After surveying hundreds of sunlike stars, researchers have found an intriguing trend, Hillenbrand notes. Cool, more-distant dust disks, akin to the Kuiper belt, are much more common than those that lie closer in, such as our asteroid belt. Of the stars examined by Spitzer, 20 to 30 percent have cool, distant disks. Warmer, closer-in disks circle only about 5 percent of the stars.
The larger fraction of stars with cool disks suggests that outlying planets might be much more numerous than those close to their parent stars. If that proves to be the case, as planet hunters refine their techniques and begin detecting planets in wider orbits about stars, they may be in for a bonanza of discoveries.
“Many more planets will be discovered as surveys push out to larger radii,” Hillenbrand predicts.
The relative lack of stars with the closer-in belts may also hint at something fundamental about planetary architecture, says Alycia Weinberger of the Carnegie Institution of Washington (D.C.). She notes that most extrasolar planets have elongated, rather than circular, orbits, so that their distance from their stars varies widely over a single orbit.
Planets on such elongated orbits can more easily stir up material within a debris disk, thereby hastening collisions and pulverizing material more quickly. This could clear out inner debris disks much quicker than Jupiter, a giant planet with a nearly circular orbit, sculpts the solar system’s asteroid belt.
Weinberger cautions, however, that such interpretations remain highly speculative “until we know the location of [many] planets around stars with known debris disks. Right now, we have this ground truth for only one system—our own.”
A ring of dust surrounding the star Fomalhaut, just 25 light-years away, provides strong evidence that debris disks indicate the presence of one or more unseen planets. The dust band around this 200-million-year-old star is one of the oldest, as well as the nearest, disks known.
The Hubble Space Telescope recently recorded the sharpest visible-light image ever taken of this dust band. The image confirms that the band is off center: Hubble found that the center of the ring is displaced 2.24 billion kilometers, or 15 times the Earth-sun distance, from the star. The most likely explanation for the offset, as well as for the ring’s sharp inner edge, is that at least one planet in a careening, elongated orbit is tugging on the ring, sweeping away material, and reshaping the ring, says Mark Clampin of NASA’s Goddard Space Flight Center in Greenbelt, Md.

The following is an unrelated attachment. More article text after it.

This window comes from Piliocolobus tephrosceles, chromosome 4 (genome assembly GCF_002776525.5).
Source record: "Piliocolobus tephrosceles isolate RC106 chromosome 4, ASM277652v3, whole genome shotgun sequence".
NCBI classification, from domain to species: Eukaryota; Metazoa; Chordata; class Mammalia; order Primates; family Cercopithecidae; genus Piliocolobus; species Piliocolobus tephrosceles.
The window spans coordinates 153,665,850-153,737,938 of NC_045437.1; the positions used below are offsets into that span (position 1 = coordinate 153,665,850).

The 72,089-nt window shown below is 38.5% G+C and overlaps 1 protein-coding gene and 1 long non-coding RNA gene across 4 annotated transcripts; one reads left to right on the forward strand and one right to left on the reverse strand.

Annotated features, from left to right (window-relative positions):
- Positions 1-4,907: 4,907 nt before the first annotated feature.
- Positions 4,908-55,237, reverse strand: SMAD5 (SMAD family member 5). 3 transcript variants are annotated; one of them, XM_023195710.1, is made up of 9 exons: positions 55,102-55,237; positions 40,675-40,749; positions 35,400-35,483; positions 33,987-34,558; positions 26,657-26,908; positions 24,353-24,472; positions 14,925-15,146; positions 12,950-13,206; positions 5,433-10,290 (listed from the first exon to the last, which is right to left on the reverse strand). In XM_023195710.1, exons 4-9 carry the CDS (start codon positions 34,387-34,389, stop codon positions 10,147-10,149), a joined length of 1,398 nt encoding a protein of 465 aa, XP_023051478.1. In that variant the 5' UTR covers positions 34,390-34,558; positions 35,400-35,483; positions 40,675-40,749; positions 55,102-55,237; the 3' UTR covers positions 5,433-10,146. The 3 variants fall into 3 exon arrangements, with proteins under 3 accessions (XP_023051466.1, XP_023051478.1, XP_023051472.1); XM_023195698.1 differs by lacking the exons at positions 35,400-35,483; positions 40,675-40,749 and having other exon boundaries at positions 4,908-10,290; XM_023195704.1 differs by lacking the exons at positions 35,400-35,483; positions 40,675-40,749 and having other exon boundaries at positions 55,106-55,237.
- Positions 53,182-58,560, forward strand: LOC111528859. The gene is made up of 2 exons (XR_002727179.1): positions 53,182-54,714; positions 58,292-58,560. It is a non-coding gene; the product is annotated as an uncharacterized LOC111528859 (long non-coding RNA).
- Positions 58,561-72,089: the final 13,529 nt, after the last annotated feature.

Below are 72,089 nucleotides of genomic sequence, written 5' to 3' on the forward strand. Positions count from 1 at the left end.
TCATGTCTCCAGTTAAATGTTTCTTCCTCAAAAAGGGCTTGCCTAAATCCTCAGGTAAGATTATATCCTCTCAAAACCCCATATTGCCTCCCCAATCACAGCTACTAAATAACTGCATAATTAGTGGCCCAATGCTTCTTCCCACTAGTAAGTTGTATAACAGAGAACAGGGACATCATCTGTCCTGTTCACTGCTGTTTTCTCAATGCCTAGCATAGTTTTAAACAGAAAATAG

The lopsided ring appears similar to the Kuiper belt but the diameter of its orbit is four times as great as that of the belt. The proposed planet would lie inside the ring, but still farther from its star than Pluto lies from the sun. Clampin, along with Paul Kalas and James Graham of the University of California, Berkeley describe their findings in the June 23 Nature.
Analyzing debris disks is a messy business, Spitzer researchers have been finding. The disks don’t develop in a steady, predictable way.
For example, several recent surveys have shown that some stars as old as a billion years are surrounded by large amounts of dust. According to theory, most of the dust generated by collisions between planets and their leftovers should have died down long before that time.
In another recent finding, Charles Beichman of Caltech used Spitzer to find evidence of a thick, warm disk of dust around a star similar in mass and age to the 4.5-billion-year-old sun (SN: 4/23/05, p. 259: Available to subscribers at Distant Dust: Asteroid belt or boiling comet?). The material’s warm temperature indicates that it’s about the same distance from its star as Venus is from the sun. Beichman suggests that the warm dust marks the location of an asteroid belt surrounding the star. He proposes that the belt is generated from asteroids banging together or from collisions between the debris and a dust-shedding comet, if one recently invaded the belt.
In either scenario, the collisions must be unusually intense because this proposed belt contains about 25 times as much dust as is contained in our asteroid belt.
In a related study, researchers examining dust around the star HIP 8920 reported that they had found the best evidence yet for a massive debris disk located close to a sunlike star. The belt’s location, similar to that of the asteroid belt in the solar system, suggests that a planet in an Earthlike orbit is tugging on it.